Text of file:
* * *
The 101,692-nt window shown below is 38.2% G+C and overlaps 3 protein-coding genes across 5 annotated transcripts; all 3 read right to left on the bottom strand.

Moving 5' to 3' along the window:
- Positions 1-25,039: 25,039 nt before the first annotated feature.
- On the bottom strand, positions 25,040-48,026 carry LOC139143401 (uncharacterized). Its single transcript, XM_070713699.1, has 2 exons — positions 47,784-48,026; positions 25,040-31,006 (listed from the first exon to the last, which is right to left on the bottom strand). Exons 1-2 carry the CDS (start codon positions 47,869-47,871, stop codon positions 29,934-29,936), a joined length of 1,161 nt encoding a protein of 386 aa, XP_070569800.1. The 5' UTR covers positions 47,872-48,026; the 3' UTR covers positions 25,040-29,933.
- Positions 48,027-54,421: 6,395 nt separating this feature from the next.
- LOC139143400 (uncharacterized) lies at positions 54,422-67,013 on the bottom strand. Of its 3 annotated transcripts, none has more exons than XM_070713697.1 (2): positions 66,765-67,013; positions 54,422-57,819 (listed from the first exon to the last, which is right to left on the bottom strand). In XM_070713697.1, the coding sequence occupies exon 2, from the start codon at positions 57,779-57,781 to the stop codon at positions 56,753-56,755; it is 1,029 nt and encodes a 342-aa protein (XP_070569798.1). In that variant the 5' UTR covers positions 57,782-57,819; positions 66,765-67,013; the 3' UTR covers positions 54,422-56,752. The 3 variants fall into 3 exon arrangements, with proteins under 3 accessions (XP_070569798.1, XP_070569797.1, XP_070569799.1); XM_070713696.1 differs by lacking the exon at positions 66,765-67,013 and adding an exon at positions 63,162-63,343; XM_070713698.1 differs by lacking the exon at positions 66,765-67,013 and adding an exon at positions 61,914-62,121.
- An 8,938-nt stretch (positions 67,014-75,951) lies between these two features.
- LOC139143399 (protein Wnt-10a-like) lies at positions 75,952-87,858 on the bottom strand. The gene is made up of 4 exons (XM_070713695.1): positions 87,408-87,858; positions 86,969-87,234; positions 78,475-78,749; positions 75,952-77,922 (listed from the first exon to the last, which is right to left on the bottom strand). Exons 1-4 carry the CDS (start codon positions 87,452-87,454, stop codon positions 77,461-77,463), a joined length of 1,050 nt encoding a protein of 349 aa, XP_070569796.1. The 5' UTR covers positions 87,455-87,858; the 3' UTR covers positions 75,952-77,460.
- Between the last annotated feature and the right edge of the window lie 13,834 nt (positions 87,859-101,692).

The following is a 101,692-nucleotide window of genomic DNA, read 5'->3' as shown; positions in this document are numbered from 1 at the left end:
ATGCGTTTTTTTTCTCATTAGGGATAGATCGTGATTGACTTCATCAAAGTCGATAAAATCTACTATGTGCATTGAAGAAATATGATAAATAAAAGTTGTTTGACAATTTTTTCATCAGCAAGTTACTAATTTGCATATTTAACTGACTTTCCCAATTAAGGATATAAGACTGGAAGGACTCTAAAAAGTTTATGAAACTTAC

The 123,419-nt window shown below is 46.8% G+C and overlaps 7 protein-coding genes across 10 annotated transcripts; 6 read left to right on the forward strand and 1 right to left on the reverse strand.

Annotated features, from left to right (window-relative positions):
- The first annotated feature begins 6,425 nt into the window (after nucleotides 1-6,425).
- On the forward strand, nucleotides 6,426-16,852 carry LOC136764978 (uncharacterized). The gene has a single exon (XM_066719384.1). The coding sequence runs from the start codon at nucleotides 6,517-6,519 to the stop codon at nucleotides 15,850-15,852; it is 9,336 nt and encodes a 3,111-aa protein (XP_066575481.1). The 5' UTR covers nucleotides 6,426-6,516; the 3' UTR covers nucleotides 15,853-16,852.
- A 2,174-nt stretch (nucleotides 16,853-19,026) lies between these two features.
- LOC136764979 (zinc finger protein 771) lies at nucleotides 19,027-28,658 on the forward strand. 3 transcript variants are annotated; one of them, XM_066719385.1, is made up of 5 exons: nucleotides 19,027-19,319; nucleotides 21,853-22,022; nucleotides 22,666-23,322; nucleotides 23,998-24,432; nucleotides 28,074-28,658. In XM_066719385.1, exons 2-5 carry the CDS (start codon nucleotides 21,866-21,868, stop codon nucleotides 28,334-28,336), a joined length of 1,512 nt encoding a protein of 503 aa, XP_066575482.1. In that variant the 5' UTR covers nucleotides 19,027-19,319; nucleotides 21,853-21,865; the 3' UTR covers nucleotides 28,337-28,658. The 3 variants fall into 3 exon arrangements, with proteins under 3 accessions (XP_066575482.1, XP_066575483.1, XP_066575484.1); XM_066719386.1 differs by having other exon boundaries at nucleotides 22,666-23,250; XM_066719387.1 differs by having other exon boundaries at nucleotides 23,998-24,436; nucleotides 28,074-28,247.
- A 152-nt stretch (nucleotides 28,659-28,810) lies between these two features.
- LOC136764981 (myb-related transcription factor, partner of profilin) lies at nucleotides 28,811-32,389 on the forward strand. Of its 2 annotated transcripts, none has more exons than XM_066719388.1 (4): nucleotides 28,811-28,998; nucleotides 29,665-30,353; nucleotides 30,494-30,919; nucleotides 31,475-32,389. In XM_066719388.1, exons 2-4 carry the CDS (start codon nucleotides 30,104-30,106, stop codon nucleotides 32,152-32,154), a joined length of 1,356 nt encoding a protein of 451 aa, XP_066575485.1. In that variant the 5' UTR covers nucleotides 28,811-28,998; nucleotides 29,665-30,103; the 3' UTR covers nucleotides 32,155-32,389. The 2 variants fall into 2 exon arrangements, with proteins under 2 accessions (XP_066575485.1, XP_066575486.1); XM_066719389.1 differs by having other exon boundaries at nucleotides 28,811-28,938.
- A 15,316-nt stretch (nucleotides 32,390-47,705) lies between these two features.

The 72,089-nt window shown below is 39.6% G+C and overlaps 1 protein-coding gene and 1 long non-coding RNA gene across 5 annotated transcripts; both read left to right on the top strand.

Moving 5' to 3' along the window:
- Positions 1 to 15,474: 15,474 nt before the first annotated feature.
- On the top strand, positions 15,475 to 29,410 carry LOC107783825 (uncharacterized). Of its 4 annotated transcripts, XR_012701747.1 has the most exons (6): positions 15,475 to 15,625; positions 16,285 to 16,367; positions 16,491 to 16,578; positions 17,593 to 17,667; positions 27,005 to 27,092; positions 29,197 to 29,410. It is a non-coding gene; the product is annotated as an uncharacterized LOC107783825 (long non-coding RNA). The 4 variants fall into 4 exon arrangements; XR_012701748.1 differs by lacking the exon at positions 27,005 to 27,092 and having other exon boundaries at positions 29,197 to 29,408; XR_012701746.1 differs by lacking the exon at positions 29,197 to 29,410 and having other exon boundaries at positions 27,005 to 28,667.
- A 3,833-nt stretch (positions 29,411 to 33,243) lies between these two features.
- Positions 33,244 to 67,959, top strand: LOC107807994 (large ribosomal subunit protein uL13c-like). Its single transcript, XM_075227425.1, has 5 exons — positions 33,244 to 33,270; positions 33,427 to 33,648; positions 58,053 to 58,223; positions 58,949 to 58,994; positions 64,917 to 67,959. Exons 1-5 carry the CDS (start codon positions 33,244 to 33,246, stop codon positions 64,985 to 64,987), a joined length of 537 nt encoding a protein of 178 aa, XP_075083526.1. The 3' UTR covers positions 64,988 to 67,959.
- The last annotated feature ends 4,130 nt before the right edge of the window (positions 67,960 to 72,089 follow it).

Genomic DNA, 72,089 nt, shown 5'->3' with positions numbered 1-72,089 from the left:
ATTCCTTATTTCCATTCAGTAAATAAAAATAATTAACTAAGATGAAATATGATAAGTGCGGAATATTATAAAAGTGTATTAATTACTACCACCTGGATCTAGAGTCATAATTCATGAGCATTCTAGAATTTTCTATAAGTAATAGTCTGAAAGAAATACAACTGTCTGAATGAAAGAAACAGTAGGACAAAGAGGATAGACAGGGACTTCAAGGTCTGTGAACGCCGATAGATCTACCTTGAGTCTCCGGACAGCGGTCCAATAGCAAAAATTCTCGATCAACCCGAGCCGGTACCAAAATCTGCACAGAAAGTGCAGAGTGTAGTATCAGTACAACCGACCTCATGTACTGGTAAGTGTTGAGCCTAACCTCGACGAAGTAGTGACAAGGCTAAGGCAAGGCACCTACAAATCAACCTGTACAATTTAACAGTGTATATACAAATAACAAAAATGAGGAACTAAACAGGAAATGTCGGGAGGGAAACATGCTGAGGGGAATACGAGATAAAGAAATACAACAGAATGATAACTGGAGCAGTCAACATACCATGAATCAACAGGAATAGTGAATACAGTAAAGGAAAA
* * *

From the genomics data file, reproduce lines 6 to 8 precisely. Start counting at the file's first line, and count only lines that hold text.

- LOC139143400 (uncharacterized) lies at positions 54,422-67,013 on the bottom strand. Of its 3 annotated transcripts, none has more exons than XM_070713697.1 (2): positions 66,765-67,013; positions 54,422-57,819 (listed from the first exon to the last, which is right to left on the bottom strand). In XM_070713697.1, the coding sequence occupies exon 2, from the start codon at positions 57,779-57,781 to the stop codon at positions 56,753-56,755; it is 1,029 nt and encodes a 342-aa protein (XP_070569798.1). In that variant the 5' UTR covers positions 57,782-57,819; positions 66,765-67,013; the 3' UTR covers positions 54,422-56,752. The 3 variants fall into 3 exon arrangements, with proteins under 3 accessions (XP_070569798.1, XP_070569797.1, XP_070569799.1); XM_070713696.1 differs by lacking the exon at positions 66,765-67,013 and adding an exon at positions 63,162-63,343; XM_070713698.1 differs by lacking the exon at positions 66,765-67,013 and adding an exon at positions 61,914-62,121.
- An 8,938-nt stretch (positions 67,014-75,951) lies between these two features.
- LOC139143399 (protein Wnt-10a-like) lies at positions 75,952-87,858 on the bottom strand. The gene is made up of 4 exons (XM_070713695.1): positions 87,408-87,858; positions 86,969-87,234; positions 78,475-78,749; positions 75,952-77,922 (listed from the first exon to the last, which is right to left on the bottom strand). Exons 1-4 carry the CDS (start codon positions 87,452-87,454, stop codon positions 77,461-77,463), a joined length of 1,050 nt encoding a protein of 349 aa, XP_070569796.1. The 5' UTR covers positions 87,455-87,858; the 3' UTR covers positions 75,952-77,460.